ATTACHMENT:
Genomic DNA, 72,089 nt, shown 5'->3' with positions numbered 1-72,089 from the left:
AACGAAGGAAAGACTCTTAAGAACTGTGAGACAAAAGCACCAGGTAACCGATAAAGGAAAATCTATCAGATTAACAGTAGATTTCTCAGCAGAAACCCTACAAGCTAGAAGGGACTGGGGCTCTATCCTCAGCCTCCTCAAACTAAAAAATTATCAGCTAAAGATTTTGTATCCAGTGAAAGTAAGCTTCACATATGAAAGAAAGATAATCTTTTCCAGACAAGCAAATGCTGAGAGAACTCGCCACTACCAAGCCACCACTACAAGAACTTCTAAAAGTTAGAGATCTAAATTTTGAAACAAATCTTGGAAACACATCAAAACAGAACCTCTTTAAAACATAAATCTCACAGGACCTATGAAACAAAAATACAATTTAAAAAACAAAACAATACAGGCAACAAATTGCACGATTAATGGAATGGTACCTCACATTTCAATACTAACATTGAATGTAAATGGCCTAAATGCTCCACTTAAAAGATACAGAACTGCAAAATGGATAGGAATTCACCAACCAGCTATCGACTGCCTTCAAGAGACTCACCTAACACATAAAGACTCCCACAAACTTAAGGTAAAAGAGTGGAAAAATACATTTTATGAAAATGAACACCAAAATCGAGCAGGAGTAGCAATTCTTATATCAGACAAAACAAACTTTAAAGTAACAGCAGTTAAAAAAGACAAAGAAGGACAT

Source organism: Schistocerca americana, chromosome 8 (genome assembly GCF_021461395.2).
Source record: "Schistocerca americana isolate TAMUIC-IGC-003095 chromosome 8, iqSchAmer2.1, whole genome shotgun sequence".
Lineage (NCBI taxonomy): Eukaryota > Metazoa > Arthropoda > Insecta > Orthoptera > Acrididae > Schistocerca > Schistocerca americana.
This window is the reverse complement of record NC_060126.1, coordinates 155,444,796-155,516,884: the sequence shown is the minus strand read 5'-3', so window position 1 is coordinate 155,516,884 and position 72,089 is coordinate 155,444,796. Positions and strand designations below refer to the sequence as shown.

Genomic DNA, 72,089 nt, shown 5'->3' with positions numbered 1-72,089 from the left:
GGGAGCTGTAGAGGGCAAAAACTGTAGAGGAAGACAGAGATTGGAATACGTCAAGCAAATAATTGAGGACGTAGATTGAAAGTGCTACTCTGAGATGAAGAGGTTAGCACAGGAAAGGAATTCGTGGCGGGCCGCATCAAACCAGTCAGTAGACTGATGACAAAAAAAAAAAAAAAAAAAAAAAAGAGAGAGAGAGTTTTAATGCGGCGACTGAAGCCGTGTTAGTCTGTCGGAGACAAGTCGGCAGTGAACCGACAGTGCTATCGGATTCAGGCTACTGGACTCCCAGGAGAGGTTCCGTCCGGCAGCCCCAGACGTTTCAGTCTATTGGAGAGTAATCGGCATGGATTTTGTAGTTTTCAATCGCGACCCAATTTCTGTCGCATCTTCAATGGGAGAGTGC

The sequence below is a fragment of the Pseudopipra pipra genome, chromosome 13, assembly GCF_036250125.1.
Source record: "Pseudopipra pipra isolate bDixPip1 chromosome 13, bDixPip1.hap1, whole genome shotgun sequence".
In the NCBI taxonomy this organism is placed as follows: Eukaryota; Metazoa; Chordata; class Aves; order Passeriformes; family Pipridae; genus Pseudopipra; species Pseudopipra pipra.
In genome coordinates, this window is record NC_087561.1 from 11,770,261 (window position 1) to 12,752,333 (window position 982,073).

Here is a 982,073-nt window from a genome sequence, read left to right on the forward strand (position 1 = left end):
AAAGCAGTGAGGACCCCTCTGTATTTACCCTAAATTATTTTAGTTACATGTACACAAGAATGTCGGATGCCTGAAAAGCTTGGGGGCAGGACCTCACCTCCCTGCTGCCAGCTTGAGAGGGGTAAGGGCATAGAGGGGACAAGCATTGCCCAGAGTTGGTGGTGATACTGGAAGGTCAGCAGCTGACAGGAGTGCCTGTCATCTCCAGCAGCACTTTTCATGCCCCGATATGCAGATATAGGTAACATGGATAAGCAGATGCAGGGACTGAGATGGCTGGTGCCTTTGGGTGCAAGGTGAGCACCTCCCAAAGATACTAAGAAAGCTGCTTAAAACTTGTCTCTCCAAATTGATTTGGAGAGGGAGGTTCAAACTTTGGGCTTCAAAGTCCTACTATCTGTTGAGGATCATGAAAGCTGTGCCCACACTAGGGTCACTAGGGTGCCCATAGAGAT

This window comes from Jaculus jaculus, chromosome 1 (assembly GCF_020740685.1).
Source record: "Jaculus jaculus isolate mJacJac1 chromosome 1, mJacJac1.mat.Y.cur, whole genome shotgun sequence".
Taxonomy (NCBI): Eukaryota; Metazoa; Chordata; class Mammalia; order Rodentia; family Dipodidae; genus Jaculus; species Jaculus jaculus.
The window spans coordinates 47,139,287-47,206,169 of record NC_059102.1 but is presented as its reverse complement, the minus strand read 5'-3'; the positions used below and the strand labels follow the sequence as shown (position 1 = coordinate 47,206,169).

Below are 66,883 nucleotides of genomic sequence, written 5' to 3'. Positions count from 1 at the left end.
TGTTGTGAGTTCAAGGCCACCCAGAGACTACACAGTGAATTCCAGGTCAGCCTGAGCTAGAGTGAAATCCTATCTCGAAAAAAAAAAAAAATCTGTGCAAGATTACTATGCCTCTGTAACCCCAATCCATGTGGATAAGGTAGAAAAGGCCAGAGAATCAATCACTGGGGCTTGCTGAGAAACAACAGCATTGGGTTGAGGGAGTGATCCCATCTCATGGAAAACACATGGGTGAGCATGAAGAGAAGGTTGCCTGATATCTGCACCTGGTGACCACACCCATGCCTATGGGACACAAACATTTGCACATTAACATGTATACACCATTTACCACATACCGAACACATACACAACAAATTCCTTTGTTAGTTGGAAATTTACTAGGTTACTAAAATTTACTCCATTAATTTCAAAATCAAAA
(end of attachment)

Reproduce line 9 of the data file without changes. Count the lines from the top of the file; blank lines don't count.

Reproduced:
The sequence below is a fragment of the Pseudopipra pipra genome, chromosome 13, assembly GCF_036250125.1.